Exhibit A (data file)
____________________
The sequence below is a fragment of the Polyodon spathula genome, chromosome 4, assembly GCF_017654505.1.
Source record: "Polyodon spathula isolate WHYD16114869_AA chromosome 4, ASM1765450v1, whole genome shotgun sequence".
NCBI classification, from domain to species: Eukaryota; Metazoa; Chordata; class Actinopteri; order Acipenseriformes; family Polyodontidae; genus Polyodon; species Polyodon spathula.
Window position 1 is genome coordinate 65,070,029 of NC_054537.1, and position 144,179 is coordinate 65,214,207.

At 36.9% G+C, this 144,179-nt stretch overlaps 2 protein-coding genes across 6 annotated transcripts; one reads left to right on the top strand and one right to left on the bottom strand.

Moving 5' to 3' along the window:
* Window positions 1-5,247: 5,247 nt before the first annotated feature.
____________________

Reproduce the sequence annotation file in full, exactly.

The sequence below is a fragment of the Polyodon spathula genome, chromosome 4, assembly GCF_017654505.1.
Source record: "Polyodon spathula isolate WHYD16114869_AA chromosome 4, ASM1765450v1, whole genome shotgun sequence".
NCBI classification, from domain to species: Eukaryota; Metazoa; Chordata; class Actinopteri; order Acipenseriformes; family Polyodontidae; genus Polyodon; species Polyodon spathula.
Window position 1 is genome coordinate 65,070,029 of NC_054537.1, and position 144,179 is coordinate 65,214,207.

At 36.9% G+C, this 144,179-nt stretch overlaps 2 protein-coding genes across 6 annotated transcripts; one reads left to right on the top strand and one right to left on the bottom strand.

Moving 5' to 3' along the window:
* Window positions 1-5,247: 5,247 nt before the first annotated feature.